Thomas Barnardo was a controversial character by any
standards. Some dispute his right to have used the term
‘Doctor’. He tended to ignore the various bodies and councils
who set financial budgets and limits on the number of
children to be cared for or ‘boarded out’. Boarding out was
a fostering scheme started in 1887 when 330 boys aged
between five and nine were sent to ‘good country homes’
far from the slums and parishes in which they had lived.
In 1893 there were more than 2,000 children boarded out.
Barnardo was criticised for his lack of regard for what parents
and the children themselves thought. He was an autocrat and
imposed his thinking upon others. Another scheme, which
was criticised and even resisted, was his plan to ‘board out’
illegitimate babies with their mothers, who were encouraged
to go into service with an approved employer. Many charities
refused to offer help to such mothers as it was seen as
A very important scheme of great concern and much
criticised was that of child migration. Between 1882 and 1939
the agency sent over 30,000 children to Canada. The attitude
of the agencies sending children to Canada, Australia and
other countries was that they were providing them with a
new start as they had no prospects in Britain and their families
were seen as failing to provide adequate care for them.
Arguments were put forward that Dr Barnardo was the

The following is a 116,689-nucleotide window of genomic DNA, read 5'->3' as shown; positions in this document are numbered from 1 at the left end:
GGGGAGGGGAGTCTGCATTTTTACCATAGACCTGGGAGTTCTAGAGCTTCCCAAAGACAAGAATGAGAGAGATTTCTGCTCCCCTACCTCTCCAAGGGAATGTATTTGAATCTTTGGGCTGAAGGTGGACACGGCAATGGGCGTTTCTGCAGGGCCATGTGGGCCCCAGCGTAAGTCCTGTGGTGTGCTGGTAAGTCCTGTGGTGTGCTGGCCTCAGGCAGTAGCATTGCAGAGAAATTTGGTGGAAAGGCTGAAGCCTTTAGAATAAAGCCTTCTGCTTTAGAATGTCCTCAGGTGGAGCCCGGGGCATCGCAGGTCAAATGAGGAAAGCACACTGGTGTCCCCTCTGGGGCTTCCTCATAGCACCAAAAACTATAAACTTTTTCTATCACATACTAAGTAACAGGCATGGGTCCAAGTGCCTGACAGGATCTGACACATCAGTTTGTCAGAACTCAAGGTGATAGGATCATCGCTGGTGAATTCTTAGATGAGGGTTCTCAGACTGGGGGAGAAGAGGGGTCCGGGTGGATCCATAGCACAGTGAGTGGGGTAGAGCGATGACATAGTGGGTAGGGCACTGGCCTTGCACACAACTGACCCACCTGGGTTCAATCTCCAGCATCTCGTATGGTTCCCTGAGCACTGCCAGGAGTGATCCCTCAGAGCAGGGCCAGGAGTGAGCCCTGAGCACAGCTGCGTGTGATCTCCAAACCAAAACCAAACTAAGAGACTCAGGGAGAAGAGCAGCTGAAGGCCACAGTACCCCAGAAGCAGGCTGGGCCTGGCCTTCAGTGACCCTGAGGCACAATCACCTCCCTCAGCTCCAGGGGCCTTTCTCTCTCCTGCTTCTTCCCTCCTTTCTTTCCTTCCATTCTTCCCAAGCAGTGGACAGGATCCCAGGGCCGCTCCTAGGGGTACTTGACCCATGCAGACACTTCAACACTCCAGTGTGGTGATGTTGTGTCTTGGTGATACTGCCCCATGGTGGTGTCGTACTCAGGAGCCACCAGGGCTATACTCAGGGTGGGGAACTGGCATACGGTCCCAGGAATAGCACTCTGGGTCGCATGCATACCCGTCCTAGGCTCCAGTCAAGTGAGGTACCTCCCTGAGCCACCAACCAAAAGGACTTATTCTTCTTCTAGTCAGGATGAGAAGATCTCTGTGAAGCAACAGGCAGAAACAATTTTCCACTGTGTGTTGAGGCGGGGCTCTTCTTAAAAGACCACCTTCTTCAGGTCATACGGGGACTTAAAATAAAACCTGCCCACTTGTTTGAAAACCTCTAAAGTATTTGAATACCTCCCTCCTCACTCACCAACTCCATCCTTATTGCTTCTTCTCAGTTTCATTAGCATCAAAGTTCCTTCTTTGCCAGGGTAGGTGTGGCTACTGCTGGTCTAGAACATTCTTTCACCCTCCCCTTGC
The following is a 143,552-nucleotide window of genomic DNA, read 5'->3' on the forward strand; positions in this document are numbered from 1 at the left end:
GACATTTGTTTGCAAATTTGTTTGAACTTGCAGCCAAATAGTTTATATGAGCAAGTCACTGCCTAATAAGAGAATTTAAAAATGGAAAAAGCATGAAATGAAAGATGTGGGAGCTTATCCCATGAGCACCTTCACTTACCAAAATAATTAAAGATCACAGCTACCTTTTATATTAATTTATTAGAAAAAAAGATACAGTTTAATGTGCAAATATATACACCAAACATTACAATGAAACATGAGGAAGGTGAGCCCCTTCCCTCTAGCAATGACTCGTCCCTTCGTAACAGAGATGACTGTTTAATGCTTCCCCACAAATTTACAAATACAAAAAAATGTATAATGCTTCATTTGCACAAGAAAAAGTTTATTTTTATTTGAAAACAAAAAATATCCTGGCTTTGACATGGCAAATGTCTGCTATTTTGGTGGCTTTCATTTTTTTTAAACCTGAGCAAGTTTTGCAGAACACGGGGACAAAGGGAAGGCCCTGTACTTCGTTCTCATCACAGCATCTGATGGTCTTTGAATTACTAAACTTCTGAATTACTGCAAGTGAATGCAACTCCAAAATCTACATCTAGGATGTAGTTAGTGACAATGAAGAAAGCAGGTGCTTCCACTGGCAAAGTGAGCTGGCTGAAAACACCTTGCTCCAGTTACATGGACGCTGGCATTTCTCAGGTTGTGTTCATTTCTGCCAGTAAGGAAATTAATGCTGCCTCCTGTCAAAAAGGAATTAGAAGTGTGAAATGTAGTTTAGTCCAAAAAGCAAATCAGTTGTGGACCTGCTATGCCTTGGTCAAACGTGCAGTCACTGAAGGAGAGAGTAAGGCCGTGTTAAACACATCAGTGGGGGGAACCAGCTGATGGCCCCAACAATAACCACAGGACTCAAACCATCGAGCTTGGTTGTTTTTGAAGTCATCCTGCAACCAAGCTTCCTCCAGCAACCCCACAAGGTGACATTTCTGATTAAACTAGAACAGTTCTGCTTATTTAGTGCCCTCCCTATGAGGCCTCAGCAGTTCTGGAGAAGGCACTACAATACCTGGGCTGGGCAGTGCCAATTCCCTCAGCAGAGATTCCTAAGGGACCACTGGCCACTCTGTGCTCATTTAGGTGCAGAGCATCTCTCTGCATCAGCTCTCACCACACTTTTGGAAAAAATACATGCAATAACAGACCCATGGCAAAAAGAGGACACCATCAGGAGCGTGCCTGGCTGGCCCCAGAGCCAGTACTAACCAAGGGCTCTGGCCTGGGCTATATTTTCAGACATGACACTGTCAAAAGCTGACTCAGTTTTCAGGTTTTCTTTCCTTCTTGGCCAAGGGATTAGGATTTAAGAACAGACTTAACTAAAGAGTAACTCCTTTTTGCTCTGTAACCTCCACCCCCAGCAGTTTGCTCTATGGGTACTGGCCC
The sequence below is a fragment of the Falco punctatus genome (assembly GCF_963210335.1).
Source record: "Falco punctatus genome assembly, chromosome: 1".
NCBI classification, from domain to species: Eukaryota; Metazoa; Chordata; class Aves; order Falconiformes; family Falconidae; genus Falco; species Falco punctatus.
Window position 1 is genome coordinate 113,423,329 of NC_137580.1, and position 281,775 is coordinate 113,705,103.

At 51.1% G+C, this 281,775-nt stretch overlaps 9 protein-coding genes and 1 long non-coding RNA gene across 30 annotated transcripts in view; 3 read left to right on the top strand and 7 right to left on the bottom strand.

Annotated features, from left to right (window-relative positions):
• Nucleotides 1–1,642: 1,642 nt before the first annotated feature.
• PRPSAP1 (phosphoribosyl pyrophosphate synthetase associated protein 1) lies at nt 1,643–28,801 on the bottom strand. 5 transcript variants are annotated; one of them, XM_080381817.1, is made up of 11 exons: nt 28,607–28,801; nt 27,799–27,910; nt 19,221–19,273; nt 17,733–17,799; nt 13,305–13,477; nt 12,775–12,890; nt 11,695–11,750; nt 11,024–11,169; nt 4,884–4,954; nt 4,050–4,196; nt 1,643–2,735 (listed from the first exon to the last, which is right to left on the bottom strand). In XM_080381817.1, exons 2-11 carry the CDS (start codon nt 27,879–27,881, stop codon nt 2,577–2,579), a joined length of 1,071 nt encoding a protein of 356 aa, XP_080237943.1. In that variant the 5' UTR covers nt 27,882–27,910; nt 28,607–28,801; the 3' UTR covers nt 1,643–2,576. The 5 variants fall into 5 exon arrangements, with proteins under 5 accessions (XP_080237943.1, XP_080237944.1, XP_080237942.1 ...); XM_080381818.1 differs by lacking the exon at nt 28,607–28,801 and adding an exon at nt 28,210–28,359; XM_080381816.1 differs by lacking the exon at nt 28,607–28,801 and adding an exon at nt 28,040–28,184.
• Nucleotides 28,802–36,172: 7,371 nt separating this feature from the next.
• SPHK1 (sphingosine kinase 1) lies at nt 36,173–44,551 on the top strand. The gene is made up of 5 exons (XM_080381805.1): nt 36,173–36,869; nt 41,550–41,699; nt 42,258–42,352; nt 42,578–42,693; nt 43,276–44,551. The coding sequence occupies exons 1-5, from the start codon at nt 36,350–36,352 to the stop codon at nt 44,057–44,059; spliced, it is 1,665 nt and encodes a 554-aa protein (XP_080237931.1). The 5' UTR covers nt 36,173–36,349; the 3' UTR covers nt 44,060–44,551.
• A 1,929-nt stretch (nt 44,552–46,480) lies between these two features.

most influential figure in the child migration of the last half
of the 19th century and he was accused of ‘spiriting’ children
away to Canada against the wishes of their parents. This was
emphasised by a number of court battles. Several more
accusations were directed at Barnardo, many with no
justification whatever: that the homes were badly managed;
that the boys were cruelly treated; that there was no religious
or moral training and that published photographs were
falsified and intended to deceive the public.
Barnardo was also personally attacked and charged with
improperly appropriating funds for his own benefit. At one
stage Barnardo decided to go to arbitration under an Order of
Court. In October 1877, the Arbitrators vindicated Barnardo,
stating that there was no evidence to support any of the
charges laid against him.
Thomas Barnardo was a great and charismatic
philanthropist. He believed in what he did. He had huge
abilities, especially to network and to present his work in a
way that opened purse strings. He was a hard worker, with
infinite projects and plans. And most importantly, he was
exceedingly successful. It was inevitable that he would
provoke gossip, speculation and even antagonism. His lifestyle
took its toll and by the age of fifty Barnardo had some
heart complaint. He ignored doctor’s orders to take a period
of absolute rest and died on 19 September 1905 having spent
a busy day and settled in an easy chair by the fireside.
The good he did lives after him.
Barnardo’s stopped running homes for orphans over 30 years ago, but the work
today is based on the same set of values on which the charity was first founded.
Since 1867 the services provided have changed and they will continue to do so
in order to meet the needs of children and young people of today. However, the
aim of helping children and young people in the greatest need, stays the same.
Selected biography and acknowledgements
Barnardo’s on-line: www.goldonian.org and www.infed.org
David Foster, secretary, Shadwell Clerke Lodge No. 1910, for special efforts.
John Hart, long-standing friend and mentor.
Bruce Hogg, for able and professional advice and proof-reading.
Hitchman, J. They Carried the Sword. The Barnardo story, Gollancz, London (1966).
Wymer, Norman. Father of Nobody’s Children, Longmans, London (1962)
A group of children at a
Barnardo’s orphanage in
Liverpool have their luggage
inspected before their
emigration to Canada.
Web site created by Mark Griffin